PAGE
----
- Print ISBN 9780444816443
- Electronic ISBN 9780080539645
With the use and the development of computers in the beginning of the 1950's, it soon became clear that computers could be used, not only for arithmetical computation, but also for symbolic computation. Hence, the first arithmetical computation programs, and the first programs created to answer elementary questions and prove simple theorems, were written simultaneously. The basic steps towards a general method based on Logic, were accomplished in 1965 by Robinson and later by Kowalski and Colmerauer who made use of Logic directly as a Logic Programming language.
Each chapter includes solved as well as unsolved exercises provided to help the reader assimilate the corresponding topics. The solved exercises demonstrate how to work methodically, whereas the unsolved exercises aim to stimulate the reader's personal initiative. The contents of the book are self-contained; only an elementary knowledge of analysis is required. Thus, it can be used by students in every academic year, as simply reading material, or in the context of a course. It can also be used by those who utilize Logic Programming without having any particular theoretical background knowledge of Logic, or by those simply interested in Logic and its applications in Logic Programming.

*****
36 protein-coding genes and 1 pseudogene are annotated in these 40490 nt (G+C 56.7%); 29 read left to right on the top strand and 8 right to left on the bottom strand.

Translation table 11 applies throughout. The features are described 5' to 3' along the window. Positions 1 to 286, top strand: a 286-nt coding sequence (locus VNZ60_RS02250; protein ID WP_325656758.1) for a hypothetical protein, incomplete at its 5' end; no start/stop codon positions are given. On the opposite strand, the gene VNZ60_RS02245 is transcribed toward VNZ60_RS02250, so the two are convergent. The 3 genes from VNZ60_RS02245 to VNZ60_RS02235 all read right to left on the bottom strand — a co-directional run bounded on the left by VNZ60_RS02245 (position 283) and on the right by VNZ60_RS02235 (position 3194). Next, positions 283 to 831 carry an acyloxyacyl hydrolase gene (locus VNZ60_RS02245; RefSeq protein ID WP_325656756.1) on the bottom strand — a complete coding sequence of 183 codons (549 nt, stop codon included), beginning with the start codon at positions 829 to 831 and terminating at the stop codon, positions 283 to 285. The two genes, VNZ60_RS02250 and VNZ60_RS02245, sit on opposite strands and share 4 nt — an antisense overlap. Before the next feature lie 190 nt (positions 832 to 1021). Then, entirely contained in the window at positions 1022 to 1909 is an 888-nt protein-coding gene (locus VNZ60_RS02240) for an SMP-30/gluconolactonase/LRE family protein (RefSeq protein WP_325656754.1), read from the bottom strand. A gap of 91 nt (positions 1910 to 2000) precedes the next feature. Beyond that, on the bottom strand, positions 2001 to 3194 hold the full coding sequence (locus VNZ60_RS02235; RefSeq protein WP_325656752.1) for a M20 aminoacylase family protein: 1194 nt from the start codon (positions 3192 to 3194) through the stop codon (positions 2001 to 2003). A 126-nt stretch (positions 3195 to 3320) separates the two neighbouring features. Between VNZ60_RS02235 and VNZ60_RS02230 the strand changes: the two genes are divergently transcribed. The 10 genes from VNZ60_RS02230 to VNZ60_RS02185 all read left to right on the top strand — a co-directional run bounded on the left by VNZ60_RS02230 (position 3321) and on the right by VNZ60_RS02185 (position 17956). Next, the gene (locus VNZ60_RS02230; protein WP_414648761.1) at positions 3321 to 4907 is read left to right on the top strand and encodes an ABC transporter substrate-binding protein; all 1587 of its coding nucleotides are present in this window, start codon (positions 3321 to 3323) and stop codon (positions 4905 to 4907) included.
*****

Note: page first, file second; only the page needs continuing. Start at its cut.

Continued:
those who utilize Logic Programming without having any particular theoretical background knowledge in Logic and those simply interested in Logic and its applications in Logic Programming.
This book cuts no separate edges: instead of being juxtaposed, the two fields permeate each other in an almost osmotic way. Logic entirely retrieves its Aristotelian characteristic of serving as an
Laying on the solid foundation of an conspicuous teaching experience, the authors interlace the more attractive semantics of the theory of models with the arid accuracy of axiomatic derivation. @source:Studies in Informatics and Control